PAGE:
Political Parlance


April 16, 2008

The words we use speak volumes about who we are.  If you’ve ever applied for a job, you’ve felt the pressure of trying to sell yourself as the ideal candidate.  You have to choose your words carefully. 

You want to come across as intelligent, but not arrogant, analytical but creative, someone who works hard but can get down at the office party.  And while appropriate language can take us far, using the wrong words can take whatever impression we’ve created and flush it down the toilet.

Few places are more important for creating a good impression than on the campaign trail.  For months, I’ve sat and watched the candidates for leader of the Free World talking to the American public, delivering speeches, debating, giving interviews. 


The words they choose are important – they offer us glimpses into who they are.  And don’t we all just want to figure out what’s behind the rhetoric?  Research shows the personalities of candidates matter to voters come election time.

James Pennebaker, a social psychologist at the University of Texas, says there are significant and meaningful differences in the language the candidates use. 

For the past few U.S. elections, he’s used a text analysis software program he helped design called Linguistic Inquiry and Word Count (LIWC). 

It calculates how often people use positive emotion words (i.e. love, care, hope, optimism), negative emotions words (i.e. pain, loss, angry, fight), self-references, and big words.

I was especially intrigued by self-reference words:what the use of the pronouns I and we says about someone. 

I was always told not to start too many sentences with I in cover letters lest I come across as too self-focused and not a team player.Not necessarily, says Pennebaker:  I denotes someone who is personal, honest, even more humble than someone who says we a lot.  (Too many I’s though can convey insecurity, depression or arrogance.) 

Pennebaker says that we in political discourse generally means you and shows speakers are detaching themselves from the audience.

While writers, and not the candidates themselves, pen most of the speeches, the argument is they’re so psychologically attuned to the candidate that they write only what would naturally come out of the candidate’s mouth.

So, let’s see what we get when we apply the LIWC method to the candidates.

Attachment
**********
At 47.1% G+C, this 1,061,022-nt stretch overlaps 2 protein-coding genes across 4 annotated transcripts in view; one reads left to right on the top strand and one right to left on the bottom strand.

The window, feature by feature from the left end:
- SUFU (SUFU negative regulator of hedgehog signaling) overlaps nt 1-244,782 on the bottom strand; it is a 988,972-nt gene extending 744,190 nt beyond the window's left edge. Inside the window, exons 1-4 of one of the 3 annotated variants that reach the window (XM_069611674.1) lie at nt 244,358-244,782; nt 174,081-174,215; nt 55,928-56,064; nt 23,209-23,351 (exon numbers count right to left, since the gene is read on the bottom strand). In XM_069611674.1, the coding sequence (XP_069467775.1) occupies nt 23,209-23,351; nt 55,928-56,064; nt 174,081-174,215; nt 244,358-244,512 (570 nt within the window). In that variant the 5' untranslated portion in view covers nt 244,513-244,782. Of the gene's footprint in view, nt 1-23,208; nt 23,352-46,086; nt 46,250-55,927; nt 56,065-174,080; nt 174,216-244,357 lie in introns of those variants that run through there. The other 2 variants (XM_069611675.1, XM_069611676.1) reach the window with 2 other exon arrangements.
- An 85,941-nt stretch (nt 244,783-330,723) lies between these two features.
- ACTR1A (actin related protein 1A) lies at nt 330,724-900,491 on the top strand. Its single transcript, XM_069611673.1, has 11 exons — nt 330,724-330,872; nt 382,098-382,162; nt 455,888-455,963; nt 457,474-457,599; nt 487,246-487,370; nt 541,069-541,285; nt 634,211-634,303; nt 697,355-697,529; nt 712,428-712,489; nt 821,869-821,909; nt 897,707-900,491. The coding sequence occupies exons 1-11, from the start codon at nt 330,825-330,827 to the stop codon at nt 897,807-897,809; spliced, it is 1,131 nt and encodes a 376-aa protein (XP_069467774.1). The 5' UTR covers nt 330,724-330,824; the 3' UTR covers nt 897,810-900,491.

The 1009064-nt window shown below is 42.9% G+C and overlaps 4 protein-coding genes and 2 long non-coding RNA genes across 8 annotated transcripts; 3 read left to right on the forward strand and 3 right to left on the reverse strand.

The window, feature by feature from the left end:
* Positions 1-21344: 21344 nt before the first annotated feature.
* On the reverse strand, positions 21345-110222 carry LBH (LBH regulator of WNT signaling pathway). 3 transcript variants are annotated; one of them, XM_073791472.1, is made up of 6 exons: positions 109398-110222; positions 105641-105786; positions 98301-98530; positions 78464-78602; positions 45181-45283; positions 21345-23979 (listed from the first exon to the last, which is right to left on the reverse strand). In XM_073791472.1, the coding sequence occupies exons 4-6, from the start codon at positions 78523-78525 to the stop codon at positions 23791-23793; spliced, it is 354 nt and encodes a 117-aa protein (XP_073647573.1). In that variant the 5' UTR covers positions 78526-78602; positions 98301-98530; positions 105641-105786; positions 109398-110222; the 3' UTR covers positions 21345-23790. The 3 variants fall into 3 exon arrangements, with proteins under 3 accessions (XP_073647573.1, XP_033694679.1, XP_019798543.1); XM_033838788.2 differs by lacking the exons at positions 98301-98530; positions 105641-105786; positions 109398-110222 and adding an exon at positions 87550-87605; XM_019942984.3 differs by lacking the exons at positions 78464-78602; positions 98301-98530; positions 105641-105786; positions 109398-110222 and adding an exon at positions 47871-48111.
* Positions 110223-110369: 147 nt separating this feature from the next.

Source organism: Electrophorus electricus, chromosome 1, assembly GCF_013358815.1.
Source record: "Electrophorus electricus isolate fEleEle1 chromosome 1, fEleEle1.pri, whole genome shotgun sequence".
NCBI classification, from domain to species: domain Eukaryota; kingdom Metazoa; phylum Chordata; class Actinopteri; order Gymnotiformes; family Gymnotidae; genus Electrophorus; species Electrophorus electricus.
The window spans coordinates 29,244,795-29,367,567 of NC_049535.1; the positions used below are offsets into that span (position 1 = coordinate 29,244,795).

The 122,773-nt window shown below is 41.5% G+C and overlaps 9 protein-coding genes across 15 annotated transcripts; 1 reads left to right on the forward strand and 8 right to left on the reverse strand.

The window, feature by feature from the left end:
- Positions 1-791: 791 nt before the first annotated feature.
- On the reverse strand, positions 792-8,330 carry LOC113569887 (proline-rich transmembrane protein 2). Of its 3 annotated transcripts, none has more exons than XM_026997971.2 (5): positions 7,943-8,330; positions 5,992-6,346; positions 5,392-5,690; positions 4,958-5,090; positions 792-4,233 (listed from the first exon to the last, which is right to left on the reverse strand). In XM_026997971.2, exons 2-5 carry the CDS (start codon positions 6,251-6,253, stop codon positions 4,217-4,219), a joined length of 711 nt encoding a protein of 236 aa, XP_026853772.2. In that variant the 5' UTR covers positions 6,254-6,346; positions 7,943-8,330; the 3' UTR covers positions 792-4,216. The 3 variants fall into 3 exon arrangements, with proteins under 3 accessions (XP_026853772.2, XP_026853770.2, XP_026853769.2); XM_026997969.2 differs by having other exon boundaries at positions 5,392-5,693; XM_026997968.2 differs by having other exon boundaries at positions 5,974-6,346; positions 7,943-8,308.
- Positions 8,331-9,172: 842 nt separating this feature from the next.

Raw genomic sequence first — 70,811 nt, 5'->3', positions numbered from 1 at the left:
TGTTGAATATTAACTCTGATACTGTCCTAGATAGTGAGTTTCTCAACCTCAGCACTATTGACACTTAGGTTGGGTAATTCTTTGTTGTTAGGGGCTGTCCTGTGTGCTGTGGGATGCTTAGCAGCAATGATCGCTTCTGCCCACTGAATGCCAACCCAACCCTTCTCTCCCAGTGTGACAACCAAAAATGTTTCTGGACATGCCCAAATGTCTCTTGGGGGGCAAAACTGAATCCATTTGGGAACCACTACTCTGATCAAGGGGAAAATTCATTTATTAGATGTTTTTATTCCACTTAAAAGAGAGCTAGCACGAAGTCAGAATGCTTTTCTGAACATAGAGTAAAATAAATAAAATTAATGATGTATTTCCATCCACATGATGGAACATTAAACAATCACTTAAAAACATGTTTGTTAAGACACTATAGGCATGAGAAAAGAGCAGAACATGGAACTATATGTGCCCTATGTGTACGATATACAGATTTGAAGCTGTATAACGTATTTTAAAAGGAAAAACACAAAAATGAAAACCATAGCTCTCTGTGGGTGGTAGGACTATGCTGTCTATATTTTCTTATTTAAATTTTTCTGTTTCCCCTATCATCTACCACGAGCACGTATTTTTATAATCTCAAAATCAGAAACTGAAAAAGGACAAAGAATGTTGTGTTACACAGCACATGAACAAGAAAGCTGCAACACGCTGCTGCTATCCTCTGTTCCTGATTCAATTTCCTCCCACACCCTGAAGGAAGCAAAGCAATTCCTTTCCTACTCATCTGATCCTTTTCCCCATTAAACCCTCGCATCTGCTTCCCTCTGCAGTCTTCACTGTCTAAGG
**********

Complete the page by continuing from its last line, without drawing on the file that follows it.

According to Pennebaker, Barack Obama, through his use of language, appears cognitively complex, socially skilled, genuine and sensitive.  What is striking is that he appears more emotionally volatile than the other two candidates when it comes to winning and losing:he tends to say I win, but we lose. 


On the other hand, Hillary Clinton and John McCain seem more emotionally stable, using I and we at similar rates after big wins or losses. 

 Clinton tends to use I a lot, as well as positive emotion words, and uses fewer fightin’ words than either McCain or Obama. 

Interestingly, while McCain may come across as emotionally detached, he in fact uses positive emotion words at a higher rate than Obama or Clinton.  According to the analysis, McCain is a really optimistic guy.

Candidates’ language use can also reveal how much they’re spinning. 

Queen’s University computing science professor David Skillicorn has developed a software program that determines the amount of deception in the speeches given by the three current contenders in the U.S. election. 

He defines spin as the way that politicians slightly adjust what they say to appeal to as many voters as possible. 

Skillicorn’s indicators of spin are:  low rates of first-person singular pronouns (I, me, my) and low rates of exclusive words (or, but however).  He says people who spin tend not to create complex sentences or give many details to avoid being asked a lot of questions.

According to Skillicorn’s model, Obama is the king of spin.  McCain is the most forthright, and Clinton speaks more or less candidly, although lately, has been using more and more spin.  


Obama’s spin is determined in part by his high use of we, perhaps to distance himself from the message. 

Skillicorn notes this changed after Obama took Wisconsin and Hawaii in late February, having taken a comfortable lead over Clinton and cut into her support by women and union members. 

Obama’s use of first-person singular pronouns then increased dramatically; Skillicorn figured it was because Obama thought he had the nomination. 

Obama’s use of language in his famous speech on race arguably says more about him than his previous speeches. 

Skillicorn found Obama used spin when talking about issues around his pastor:“we need to think about that”, says Skillicorn, translates as “you need to think about that.” 

But James Pennebaker says this speech offered a glimpse of the real Obama.He says Obama was laying out an argument, a world view, almost as if there were no audience:  “It was a ‘this is who I am’ kind of speech.”

So, what does all this speech analysis say about who might win the election? 

Well, the research isn’t irrefutable, but past elections have shown that the candidate who spins the least tends to win (in the Canadian context, Skillicorn found Stephen Harper used the least amount of spin during the 2006 election). 

And whatever you say about George W. Bush, he has (or at least had) a likeability factor.  He used I at much higher rates than either John Kerry or Al Gore, who appeared detached from their audiences.  “Bush may seem like a dufus,” says Pennebaker, “but he always comes across as a human being.” 

And that human factor may be what puts you ahead, because what is a presidential campaign but a glorified job application?  So in your next application, remember:  use I avoid we, speak from the heart, and be positive. 

As it turns out, all your boss really wants is a human being.

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